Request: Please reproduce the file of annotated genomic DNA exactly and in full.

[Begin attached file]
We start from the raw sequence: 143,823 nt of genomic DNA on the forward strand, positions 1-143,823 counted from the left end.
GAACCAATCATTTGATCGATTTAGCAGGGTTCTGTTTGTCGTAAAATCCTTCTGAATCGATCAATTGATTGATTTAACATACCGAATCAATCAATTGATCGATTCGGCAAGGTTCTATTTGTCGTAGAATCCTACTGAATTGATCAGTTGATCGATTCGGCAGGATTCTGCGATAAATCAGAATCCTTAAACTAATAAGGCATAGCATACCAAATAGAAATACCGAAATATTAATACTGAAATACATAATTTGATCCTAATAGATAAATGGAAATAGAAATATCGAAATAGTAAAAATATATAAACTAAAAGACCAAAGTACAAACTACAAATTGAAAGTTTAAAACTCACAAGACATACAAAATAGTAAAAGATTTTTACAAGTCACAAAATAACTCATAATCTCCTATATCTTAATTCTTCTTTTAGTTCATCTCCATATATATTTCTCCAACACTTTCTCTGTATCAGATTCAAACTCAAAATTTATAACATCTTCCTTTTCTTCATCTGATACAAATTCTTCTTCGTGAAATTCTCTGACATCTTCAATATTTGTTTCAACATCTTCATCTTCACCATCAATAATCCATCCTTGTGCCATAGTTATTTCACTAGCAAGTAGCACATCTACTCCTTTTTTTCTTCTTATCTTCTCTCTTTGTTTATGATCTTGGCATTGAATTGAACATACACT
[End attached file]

We start from the raw sequence: 143,823 nt of genomic DNA on the forward strand, positions 1-143,823 counted from the left end.
GAACCAATCATTTGATCGATTTAGCAGGGTTCTGTTTGTCGTAAAATCCTTCTGAATCGATCAATTGATTGATTTAACATACCGAATCAATCAATTGATCGATTCGGCAAGGTTCTATTTGTCGTAGAATCCTACTGAATTGATCAGTTGATCGATTCGGCAGGATTCTGCGATAAATCAGAATCCTTAAACTAATAAGGCATAGCATACCAAATAGAAATACCGAAATATTAATACTGAAATACATAATTTGATCCTAATAGATAAATGGAAATAGAAATATCGAAATAGTAAAAATATATAAACTAAAAGACCAAAGTACAAACTACAAATTGAAAGTTTAAAACTCACAAGACATACAAAATAGTAAAAGATTTTTACAAGTCACAAAATAACTCATAATCTCCTATATCTTAATTCTTCTTTTAGTTCATCTCCATATATATTTCTCCAACACTTTCTCTGTATCAGATTCAAACTCAAAATTTATAACATCTTCCTTTTCTTCATCTGATACAAATTCTTCTTCGTGAAATTCTCTGACATCTTCAATATTTGTTTCAACATCTTCATCTTCACCATCAATAATCCATCCTTGTGCCATAGTTATTTCACTAGCAAGTAGCACATCTACTCCTTTTTTTCTTCTTATCTTCTCTCTTTGTTTATGATCTTGGCATTGAATTGAACATACACT